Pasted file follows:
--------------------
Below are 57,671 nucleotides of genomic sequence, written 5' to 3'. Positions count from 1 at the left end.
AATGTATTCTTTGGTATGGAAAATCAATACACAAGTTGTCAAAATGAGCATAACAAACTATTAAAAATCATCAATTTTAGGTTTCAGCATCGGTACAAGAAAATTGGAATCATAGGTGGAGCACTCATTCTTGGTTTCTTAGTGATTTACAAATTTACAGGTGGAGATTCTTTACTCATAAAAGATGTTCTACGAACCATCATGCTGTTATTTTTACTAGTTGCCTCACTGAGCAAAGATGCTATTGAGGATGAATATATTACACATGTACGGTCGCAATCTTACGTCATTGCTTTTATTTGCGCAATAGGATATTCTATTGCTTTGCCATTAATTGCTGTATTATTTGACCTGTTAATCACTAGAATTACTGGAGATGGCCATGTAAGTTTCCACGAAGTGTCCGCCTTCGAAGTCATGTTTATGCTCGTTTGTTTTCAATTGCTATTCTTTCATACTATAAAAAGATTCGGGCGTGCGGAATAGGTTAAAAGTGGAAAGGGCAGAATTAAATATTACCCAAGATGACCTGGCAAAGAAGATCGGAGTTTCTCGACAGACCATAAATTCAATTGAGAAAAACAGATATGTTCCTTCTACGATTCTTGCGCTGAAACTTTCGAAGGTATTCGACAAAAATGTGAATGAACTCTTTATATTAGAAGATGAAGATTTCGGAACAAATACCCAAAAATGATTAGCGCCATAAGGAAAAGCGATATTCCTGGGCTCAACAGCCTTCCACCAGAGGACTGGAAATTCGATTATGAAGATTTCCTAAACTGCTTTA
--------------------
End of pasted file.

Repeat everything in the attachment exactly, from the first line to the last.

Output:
Below are 57,671 nucleotides of genomic sequence, written 5' to 3'. Positions count from 1 at the left end.
AATGTATTCTTTGGTATGGAAAATCAATACACAAGTTGTCAAAATGAGCATAACAAACTATTAAAAATCATCAATTTTAGGTTTCAGCATCGGTACAAGAAAATTGGAATCATAGGTGGAGCACTCATTCTTGGTTTCTTAGTGATTTACAAATTTACAGGTGGAGATTCTTTACTCATAAAAGATGTTCTACGAACCATCATGCTGTTATTTTTACTAGTTGCCTCACTGAGCAAAGATGCTATTGAGGATGAATATATTACACATGTACGGTCGCAATCTTACGTCATTGCTTTTATTTGCGCAATAGGATATTCTATTGCTTTGCCATTAATTGCTGTATTATTTGACCTGTTAATCACTAGAATTACTGGAGATGGCCATGTAAGTTTCCACGAAGTGTCCGCCTTCGAAGTCATGTTTATGCTCGTTTGTTTTCAATTGCTATTCTTTCATACTATAAAAAGATTCGGGCGTGCGGAATAGGTTAAAAGTGGAAAGGGCAGAATTAAATATTACCCAAGATGACCTGGCAAAGAAGATCGGAGTTTCTCGACAGACCATAAATTCAATTGAGAAAAACAGATATGTTCCTTCTACGATTCTTGCGCTGAAACTTTCGAAGGTATTCGACAAAAATGTGAATGAACTCTTTATATTAGAAGATGAAGATTTCGGAACAAATACCCAAAAATGATTAGCGCCATAAGGAAAAGCGATATTCCTGGGCTCAACAGCCTTCCACCAGAGGACTGGAAATTCGATTATGAAGATTTCCTAAACTGCTTTA